New Zealand has one of the strictest speed regimes. Australia, Canada and France all have motorway limits of 110kmh, while Britain’s is 70mph, or about 113kmh.

Yep, NZ is one of the lowest.

On Germany’s autobahns, there are no speed limits, although drivers are advised to stay under 130kmh.

And Austria!

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The open road speed limit

May 8th, 2012 at 4:00 pm by David Farrar

The Herald reports:

Government transport officials are being urged to consider raising the speed limit on some motorway stretches – particularly in Auckland – to 110km/h.

Very sensible. There are some roads on which that speed is entirely safe. There are also some open roads where if you drive over 60 km/hr you are a moron. Not all open roads are the same. Key issues are quality of road, width of road, median barrier, side roads, straightness, pedestrian density etc.

A call by veteran motoring writer Peter Gill to raise the limit from 100km/h along “choice” sections such as the new Hobsonville motorway gained tentative support yesterday from the Automobile Association.

Good. One happy member here.

The important thing was to match speed limits with road types, rather than to continue to widen the range with little apparent consistency.

Exactly.

But Brake chief executive Mary Williams said last night that Mr Gill and other drivers could not cheat basic laws of physics, which meant that “the faster you are going, the less time you have to react to unexpected hazards and the bigger the force of impact”.

No, but you look at what is the possibility of unexpected hazards on a particular road. On Lambton Quay it is very high as people cross over all the time so I support a 30 km/hr limit there. On the Foxton Straits the most likely hazard would be a plane crashing from the RNZAF base, so you can have a higher limit.

“A small increase in speed leads to a much bigger increase in the distance needed to sop, no matter how good your brakes are. We need to build on that, not introduce measures which present a bigger risk to road users.”

Wrong. With that sort of thinking, we would have a nationwide 20 km/hr limit. It is never about just reducing risk. You have to look at the benefits of allowing faster travel, and weigh them up against the risk.

Open road limits
* Australia 100km/h to 130km/h
* UK 113km/h (may rise to 129km/h)
* US 89km/h to 129km/h
* Japan 80km/h to 100km/h
* France 130km/h on motorways (reduced to 110km/h in rain)
* Germany No general limit on autobahns, maximum of 130km/h recommended.

Austria has no limits also. It is a real pleasure driving on their autobahns.

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Speed Limiters for cars

December 31st, 2008 at 12:34 pm by David Farrar

Stuff reports from Reuters:

Cars should be fitted with devices to regulate their speed to cut fatal accidents by a quarter, a UK government advisory body said.

The UK Commission for Integrated Transport and the Motorists’ Forum said the voluntary use of so-called intelligent speed adaption would cut 40,000 road deaths over a 60-year period.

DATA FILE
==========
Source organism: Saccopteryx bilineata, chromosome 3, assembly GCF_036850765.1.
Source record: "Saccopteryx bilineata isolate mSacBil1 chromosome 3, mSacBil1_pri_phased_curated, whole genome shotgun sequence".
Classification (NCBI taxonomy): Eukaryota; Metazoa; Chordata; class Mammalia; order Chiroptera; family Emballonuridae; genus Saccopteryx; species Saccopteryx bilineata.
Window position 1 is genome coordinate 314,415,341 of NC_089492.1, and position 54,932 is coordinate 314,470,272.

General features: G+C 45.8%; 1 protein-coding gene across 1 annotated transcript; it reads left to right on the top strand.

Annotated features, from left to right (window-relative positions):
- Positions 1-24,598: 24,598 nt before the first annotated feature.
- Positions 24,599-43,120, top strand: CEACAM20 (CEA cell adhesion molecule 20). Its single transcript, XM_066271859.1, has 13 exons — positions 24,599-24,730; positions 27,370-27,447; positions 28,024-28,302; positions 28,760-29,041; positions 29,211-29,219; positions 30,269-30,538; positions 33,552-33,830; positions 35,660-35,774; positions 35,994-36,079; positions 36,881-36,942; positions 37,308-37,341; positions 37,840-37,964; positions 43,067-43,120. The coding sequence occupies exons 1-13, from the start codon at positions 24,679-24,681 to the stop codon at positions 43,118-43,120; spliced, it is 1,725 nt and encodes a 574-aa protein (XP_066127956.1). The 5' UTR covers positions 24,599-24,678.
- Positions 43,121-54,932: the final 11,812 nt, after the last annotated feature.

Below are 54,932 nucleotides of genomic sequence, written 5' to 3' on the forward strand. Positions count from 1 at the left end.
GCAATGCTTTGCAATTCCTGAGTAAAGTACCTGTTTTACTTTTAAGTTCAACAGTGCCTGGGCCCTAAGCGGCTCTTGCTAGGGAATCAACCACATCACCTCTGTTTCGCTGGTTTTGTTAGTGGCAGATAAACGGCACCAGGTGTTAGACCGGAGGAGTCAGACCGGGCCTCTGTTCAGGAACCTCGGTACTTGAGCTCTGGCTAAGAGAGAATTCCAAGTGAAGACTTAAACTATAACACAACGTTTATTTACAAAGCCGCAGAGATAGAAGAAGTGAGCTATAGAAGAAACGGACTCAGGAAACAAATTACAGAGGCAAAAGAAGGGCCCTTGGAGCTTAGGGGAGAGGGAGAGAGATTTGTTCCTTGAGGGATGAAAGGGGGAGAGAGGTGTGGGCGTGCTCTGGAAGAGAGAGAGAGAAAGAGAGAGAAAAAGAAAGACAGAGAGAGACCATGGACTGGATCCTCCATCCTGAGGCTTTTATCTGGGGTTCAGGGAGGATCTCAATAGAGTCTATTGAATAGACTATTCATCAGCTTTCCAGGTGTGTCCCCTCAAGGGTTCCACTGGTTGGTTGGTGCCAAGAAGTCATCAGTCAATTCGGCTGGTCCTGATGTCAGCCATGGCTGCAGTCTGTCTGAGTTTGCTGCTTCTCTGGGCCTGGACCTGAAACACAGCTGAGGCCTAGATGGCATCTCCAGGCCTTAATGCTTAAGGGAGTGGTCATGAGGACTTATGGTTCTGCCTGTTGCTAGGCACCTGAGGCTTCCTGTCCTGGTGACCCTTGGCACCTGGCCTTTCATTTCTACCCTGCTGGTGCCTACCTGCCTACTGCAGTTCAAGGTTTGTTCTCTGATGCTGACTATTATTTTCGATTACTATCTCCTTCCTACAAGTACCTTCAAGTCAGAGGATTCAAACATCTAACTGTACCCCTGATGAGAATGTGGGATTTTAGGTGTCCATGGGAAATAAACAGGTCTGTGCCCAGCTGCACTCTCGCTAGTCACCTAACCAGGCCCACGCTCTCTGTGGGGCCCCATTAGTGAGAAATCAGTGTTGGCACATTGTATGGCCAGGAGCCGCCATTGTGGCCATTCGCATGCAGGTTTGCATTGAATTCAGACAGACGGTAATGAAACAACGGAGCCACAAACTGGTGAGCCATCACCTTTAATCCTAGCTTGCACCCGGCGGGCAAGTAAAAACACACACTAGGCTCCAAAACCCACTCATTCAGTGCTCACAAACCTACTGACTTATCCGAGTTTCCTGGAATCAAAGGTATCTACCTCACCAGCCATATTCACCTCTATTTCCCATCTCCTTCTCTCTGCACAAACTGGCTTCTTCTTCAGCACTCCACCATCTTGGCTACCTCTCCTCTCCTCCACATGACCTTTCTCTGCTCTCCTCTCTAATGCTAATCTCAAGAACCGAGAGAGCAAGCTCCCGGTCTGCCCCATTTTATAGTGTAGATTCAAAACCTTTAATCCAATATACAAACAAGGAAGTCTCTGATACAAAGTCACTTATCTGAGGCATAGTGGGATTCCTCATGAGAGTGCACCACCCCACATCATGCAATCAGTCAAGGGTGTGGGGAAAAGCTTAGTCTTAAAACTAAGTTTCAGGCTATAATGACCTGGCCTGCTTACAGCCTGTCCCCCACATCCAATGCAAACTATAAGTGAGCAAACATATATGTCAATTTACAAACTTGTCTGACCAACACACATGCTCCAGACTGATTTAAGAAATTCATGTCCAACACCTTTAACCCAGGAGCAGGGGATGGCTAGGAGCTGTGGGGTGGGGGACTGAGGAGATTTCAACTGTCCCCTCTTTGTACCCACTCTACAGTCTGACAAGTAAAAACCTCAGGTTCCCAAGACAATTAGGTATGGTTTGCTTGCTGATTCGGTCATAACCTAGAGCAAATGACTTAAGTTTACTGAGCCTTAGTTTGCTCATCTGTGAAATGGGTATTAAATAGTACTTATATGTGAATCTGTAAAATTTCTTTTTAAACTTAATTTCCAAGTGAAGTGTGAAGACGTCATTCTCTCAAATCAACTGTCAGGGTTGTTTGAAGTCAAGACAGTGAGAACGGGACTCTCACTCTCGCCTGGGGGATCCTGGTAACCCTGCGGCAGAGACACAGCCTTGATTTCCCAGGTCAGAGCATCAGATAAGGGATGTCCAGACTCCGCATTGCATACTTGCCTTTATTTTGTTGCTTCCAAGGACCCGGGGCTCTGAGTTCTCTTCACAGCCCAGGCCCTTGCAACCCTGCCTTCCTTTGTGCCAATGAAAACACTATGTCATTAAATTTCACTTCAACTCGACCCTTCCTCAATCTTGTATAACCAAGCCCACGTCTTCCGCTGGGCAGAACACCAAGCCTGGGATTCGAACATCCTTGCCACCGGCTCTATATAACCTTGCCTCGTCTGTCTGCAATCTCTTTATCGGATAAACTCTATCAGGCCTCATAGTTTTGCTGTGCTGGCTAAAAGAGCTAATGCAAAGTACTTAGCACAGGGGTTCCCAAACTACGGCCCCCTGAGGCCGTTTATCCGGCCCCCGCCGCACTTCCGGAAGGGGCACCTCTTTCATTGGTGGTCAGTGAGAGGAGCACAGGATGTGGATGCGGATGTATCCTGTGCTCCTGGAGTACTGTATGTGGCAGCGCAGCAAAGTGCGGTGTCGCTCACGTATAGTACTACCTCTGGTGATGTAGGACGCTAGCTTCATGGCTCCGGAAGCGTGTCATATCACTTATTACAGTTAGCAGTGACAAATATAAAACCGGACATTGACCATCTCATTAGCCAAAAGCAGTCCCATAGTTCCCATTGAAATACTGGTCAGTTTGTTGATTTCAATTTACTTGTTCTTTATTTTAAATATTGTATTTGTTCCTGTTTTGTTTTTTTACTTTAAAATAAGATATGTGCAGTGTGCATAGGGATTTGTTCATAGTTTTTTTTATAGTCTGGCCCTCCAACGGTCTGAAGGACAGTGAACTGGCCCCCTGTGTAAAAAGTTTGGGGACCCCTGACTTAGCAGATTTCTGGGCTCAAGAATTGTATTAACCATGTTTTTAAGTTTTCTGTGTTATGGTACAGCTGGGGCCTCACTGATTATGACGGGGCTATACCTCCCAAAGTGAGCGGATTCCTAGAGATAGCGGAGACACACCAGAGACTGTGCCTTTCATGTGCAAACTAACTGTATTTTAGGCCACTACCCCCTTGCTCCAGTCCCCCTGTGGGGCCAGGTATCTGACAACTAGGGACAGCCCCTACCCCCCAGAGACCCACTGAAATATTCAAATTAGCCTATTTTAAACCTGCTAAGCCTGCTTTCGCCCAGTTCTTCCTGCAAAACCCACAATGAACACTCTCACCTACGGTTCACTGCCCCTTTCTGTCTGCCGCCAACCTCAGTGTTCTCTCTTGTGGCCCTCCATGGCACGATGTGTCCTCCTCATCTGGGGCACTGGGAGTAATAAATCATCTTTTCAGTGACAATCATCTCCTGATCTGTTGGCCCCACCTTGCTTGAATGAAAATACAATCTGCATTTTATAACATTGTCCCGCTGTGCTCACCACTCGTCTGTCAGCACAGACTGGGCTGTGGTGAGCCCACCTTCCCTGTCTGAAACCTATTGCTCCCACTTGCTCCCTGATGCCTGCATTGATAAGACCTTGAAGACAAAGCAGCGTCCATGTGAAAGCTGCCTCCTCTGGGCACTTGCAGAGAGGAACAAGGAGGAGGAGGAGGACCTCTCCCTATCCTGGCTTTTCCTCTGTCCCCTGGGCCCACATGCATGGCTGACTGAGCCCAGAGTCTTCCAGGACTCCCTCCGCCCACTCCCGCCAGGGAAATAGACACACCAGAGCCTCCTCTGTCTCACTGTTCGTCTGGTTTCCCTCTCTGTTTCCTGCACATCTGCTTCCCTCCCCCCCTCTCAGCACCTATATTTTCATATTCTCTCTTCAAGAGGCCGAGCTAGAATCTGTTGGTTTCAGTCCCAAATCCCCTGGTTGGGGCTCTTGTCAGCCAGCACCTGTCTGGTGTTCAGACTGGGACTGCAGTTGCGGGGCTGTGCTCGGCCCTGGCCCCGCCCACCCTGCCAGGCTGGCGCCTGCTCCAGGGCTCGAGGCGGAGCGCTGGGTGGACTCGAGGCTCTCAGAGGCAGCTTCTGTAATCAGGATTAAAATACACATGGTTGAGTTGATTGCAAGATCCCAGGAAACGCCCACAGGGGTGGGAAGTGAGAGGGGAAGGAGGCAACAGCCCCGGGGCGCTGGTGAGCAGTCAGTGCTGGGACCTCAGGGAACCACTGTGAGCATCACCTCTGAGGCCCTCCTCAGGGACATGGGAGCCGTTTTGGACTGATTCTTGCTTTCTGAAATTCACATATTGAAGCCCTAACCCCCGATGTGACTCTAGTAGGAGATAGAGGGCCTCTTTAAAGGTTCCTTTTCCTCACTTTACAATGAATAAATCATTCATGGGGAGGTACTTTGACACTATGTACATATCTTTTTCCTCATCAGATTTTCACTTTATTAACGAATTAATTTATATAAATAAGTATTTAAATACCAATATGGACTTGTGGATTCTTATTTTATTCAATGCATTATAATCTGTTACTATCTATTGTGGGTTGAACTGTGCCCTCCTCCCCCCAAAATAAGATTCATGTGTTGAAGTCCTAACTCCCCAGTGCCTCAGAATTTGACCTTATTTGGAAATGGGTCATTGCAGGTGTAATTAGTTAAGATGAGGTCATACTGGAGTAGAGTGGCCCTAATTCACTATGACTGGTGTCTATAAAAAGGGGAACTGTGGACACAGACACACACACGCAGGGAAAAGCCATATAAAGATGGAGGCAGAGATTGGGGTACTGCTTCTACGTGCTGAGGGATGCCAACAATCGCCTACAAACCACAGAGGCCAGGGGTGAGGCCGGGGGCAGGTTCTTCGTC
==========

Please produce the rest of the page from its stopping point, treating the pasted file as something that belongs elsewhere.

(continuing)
The proposed system would automatically slow the engine and apply the brakes to keep a car within local speed limits, although the driver would be able to override the limiter.

It said the limiters would also reduce carbon dioxide emissions by 6 per cent on roads where cars go at speeds of up to 70 miles per hour.

The commission called on the UK’s Department of Transport to start building a database of road speed limit maps which would be needed to operate the system.

Are these people stupid? Every GPS vehicle device in the UK already has a database of speed limit maps. MY GPS has it for UK, France and NZ. So if they are ignorant of this fact, how much can we trust them on anything else?

Also note the 40,000 road deaths are over 60 years, so that is 667 a year out of a population of 60 million or around 1 in 100,000.

Personally I think the future will have GPS fitted in almost every car, and a cruise control option so that it can cruise at the maximum speed. The anti-collision technology is some way off, but we already have parts of it with the beeping as you reverse if you are about to hit something.

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Tizard rules out dropping the speed limit

May 8th, 2008 at 8:58 am by David Farrar

Judith Tizard, as Associate Transport Minister, has ruled out any chance of dropping the speed limit to reduce carbon emissions. Good. Nice to see a firm decision from the Minister.

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Officials look at reducing the speed limit

May 7th, 2008 at 9:19 am by David Farrar

Government officials are looking at reducing the speed limit to reduce carbon emissions. They have estimated a reduction in the speed limit from 100 km/h to 90 km/h will reduce oil demand by 1.4%.

Hell, why stop there. A maximum 20 km/hr limit will do wonders for reducing oil demand.